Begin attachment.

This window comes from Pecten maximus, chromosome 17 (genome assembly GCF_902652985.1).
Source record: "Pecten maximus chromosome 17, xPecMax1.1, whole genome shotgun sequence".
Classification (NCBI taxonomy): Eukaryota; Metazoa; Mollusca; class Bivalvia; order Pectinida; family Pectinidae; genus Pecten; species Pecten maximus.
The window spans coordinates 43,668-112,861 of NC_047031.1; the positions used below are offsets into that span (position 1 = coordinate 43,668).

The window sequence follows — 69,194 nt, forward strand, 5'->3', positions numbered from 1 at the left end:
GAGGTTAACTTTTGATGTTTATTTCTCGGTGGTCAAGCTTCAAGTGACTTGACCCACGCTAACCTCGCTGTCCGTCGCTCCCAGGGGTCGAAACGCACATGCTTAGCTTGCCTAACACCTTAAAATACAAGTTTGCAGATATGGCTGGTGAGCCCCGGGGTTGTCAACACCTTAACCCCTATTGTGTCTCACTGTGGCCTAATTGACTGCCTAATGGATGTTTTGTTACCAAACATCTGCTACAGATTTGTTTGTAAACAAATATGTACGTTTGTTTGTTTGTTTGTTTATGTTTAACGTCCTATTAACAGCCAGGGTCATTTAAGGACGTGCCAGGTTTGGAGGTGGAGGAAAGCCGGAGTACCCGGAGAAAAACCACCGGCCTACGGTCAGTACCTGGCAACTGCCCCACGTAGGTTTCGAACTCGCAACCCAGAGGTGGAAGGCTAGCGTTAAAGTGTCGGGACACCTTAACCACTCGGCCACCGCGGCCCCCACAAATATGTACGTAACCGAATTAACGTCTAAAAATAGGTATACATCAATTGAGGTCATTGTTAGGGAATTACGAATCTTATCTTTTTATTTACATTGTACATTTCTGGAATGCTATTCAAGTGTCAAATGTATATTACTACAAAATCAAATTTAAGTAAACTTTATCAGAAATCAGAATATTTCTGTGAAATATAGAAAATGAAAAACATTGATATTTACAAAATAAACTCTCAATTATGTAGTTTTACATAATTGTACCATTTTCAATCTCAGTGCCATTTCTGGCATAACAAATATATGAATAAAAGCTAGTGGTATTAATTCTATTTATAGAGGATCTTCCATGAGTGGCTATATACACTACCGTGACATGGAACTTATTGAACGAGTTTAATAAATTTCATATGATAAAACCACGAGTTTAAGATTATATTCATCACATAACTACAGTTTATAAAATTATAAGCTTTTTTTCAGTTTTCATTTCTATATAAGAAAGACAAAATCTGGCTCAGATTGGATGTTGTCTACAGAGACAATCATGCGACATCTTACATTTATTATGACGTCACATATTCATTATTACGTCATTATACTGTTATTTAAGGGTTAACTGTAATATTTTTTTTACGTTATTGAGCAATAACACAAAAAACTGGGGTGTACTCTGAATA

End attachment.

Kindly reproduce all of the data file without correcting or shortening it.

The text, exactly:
This window comes from Pecten maximus, chromosome 17 (genome assembly GCF_902652985.1).
Source record: "Pecten maximus chromosome 17, xPecMax1.1, whole genome shotgun sequence".
Classification (NCBI taxonomy): Eukaryota; Metazoa; Mollusca; class Bivalvia; order Pectinida; family Pectinidae; genus Pecten; species Pecten maximus.
The window spans coordinates 43,668-112,861 of NC_047031.1; the positions used below are offsets into that span (position 1 = coordinate 43,668).

The window sequence follows — 69,194 nt, forward strand, 5'->3', positions numbered from 1 at the left end:
GAGGTTAACTTTTGATGTTTATTTCTCGGTGGTCAAGCTTCAAGTGACTTGACCCACGCTAACCTCGCTGTCCGTCGCTCCCAGGGGTCGAAACGCACATGCTTAGCTTGCCTAACACCTTAAAATACAAGTTTGCAGATATGGCTGGTGAGCCCCGGGGTTGTCAACACCTTAACCCCTATTGTGTCTCACTGTGGCCTAATTGACTGCCTAATGGATGTTTTGTTACCAAACATCTGCTACAGATTTGTTTGTAAACAAATATGTACGTTTGTTTGTTTGTTTGTTTATGTTTAACGTCCTATTAACAGCCAGGGTCATTTAAGGACGTGCCAGGTTTGGAGGTGGAGGAAAGCCGGAGTACCCGGAGAAAAACCACCGGCCTACGGTCAGTACCTGGCAACTGCCCCACGTAGGTTTCGAACTCGCAACCCAGAGGTGGAAGGCTAGCGTTAAAGTGTCGGGACACCTTAACCACTCGGCCACCGCGGCCCCCACAAATATGTACGTAACCGAATTAACGTCTAAAAATAGGTATACATCAATTGAGGTCATTGTTAGGGAATTACGAATCTTATCTTTTTATTTACATTGTACATTTCTGGAATGCTATTCAAGTGTCAAATGTATATTACTACAAAATCAAATTTAAGTAAACTTTATCAGAAATCAGAATATTTCTGTGAAATATAGAAAATGAAAAACATTGATATTTACAAAATAAACTCTCAATTATGTAGTTTTACATAATTGTACCATTTTCAATCTCAGTGCCATTTCTGGCATAACAAATATATGAATAAAAGCTAGTGGTATTAATTCTATTTATAGAGGATCTTCCATGAGTGGCTATATACACTACCGTGACATGGAACTTATTGAACGAGTTTAATAAATTTCATATGATAAAACCACGAGTTTAAGATTATATTCATCACATAACTACAGTTTATAAAATTATAAGCTTTTTTTCAGTTTTCATTTCTATATAAGAAAGACAAAATCTGGCTCAGATTGGATGTTGTCTACAGAGACAATCATGCGACATCTTACATTTATTATGACGTCACATATTCATTATTACGTCATTATACTGTTATTTAAGGGTTAACTGTAATATTTTTTTTACGTTATTGAGCAATAACACAAAAAACTGGGGTGTACTCTGAATA